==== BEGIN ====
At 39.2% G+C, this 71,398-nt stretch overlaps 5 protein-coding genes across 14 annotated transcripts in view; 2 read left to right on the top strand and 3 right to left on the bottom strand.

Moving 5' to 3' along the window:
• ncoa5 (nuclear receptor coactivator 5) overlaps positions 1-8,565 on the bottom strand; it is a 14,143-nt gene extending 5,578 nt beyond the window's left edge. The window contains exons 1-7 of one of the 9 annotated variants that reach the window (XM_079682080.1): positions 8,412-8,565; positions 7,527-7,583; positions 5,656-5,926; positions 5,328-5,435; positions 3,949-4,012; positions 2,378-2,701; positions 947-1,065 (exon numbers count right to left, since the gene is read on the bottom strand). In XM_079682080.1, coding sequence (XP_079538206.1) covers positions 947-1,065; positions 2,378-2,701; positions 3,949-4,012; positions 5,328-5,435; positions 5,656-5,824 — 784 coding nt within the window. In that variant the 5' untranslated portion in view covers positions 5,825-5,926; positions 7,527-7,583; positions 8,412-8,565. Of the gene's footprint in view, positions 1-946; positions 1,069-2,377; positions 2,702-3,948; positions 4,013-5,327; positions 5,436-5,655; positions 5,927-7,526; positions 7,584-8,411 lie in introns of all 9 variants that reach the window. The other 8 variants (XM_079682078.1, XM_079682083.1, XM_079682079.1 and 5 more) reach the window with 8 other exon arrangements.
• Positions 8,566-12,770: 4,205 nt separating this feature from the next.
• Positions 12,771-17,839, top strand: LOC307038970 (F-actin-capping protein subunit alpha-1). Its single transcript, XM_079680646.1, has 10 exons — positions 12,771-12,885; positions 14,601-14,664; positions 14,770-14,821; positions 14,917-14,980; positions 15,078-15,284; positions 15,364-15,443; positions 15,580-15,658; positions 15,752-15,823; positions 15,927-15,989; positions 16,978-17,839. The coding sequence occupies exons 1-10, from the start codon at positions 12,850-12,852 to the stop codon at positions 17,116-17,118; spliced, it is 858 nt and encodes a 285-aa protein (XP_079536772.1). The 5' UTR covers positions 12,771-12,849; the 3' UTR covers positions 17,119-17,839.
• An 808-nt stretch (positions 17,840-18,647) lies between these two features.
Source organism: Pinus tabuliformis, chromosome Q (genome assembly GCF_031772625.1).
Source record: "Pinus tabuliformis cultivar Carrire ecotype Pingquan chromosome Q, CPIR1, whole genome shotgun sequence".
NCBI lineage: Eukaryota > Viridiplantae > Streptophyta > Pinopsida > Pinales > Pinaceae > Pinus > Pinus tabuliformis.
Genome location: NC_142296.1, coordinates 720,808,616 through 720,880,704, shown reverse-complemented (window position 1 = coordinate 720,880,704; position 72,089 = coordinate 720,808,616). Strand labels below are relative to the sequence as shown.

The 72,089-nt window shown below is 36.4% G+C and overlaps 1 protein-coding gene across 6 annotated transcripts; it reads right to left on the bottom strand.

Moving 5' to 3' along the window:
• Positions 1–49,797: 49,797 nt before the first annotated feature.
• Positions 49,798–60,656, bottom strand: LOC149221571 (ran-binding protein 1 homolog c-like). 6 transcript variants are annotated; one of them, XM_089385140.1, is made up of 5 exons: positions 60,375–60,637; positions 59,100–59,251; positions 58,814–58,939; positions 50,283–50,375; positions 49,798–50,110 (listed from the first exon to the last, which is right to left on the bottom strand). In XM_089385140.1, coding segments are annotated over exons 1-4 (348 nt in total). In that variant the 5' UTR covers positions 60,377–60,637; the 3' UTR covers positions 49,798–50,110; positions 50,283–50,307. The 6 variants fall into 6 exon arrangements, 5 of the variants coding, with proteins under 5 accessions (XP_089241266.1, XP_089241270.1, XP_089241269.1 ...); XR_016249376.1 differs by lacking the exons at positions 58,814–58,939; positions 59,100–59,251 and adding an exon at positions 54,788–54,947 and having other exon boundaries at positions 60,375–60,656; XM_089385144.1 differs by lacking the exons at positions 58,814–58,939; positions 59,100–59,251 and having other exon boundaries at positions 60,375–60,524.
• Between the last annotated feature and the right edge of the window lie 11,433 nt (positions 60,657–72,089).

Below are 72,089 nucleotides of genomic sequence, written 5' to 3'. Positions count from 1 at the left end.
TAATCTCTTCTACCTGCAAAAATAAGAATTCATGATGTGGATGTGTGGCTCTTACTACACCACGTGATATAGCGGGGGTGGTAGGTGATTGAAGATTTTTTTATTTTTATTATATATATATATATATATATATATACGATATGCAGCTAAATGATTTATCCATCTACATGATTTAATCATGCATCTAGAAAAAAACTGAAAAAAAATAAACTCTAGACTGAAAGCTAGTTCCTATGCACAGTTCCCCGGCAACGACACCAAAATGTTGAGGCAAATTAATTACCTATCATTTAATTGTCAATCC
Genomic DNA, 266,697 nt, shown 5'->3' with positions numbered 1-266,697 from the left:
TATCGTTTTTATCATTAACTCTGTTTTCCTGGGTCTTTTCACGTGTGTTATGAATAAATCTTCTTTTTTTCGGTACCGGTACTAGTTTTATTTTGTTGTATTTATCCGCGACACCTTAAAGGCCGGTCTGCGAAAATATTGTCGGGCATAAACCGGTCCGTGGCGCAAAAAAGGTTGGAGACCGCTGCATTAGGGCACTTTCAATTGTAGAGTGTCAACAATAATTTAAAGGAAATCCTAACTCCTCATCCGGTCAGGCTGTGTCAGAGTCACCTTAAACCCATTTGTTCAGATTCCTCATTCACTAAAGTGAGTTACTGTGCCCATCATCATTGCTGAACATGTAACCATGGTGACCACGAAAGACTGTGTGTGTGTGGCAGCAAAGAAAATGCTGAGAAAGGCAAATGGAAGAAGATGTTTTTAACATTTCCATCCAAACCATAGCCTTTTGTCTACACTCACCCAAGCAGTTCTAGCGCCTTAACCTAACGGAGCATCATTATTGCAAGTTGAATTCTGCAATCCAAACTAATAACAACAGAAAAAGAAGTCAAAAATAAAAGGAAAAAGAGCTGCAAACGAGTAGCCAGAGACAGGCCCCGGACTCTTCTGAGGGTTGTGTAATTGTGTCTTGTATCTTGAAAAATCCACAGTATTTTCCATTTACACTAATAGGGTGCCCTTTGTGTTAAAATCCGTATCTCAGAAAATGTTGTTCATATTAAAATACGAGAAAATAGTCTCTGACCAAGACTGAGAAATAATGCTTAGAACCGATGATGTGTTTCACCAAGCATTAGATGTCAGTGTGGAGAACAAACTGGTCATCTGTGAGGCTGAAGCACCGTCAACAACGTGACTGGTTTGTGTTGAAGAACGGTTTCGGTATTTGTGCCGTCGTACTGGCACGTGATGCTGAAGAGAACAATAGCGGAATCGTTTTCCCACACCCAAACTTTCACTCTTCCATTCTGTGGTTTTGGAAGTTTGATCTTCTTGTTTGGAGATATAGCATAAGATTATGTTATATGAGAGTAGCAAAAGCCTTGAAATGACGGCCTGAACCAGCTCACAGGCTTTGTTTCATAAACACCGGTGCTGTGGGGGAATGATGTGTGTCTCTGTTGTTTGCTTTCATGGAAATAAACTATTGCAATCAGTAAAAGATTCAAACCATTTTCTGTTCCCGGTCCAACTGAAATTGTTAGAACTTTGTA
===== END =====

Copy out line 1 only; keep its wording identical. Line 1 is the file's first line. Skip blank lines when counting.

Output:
At 39.2% G+C, this 71,398-nt stretch overlaps 5 protein-coding genes across 14 annotated transcripts in view; 2 read left to right on the top strand and 3 right to left on the bottom strand.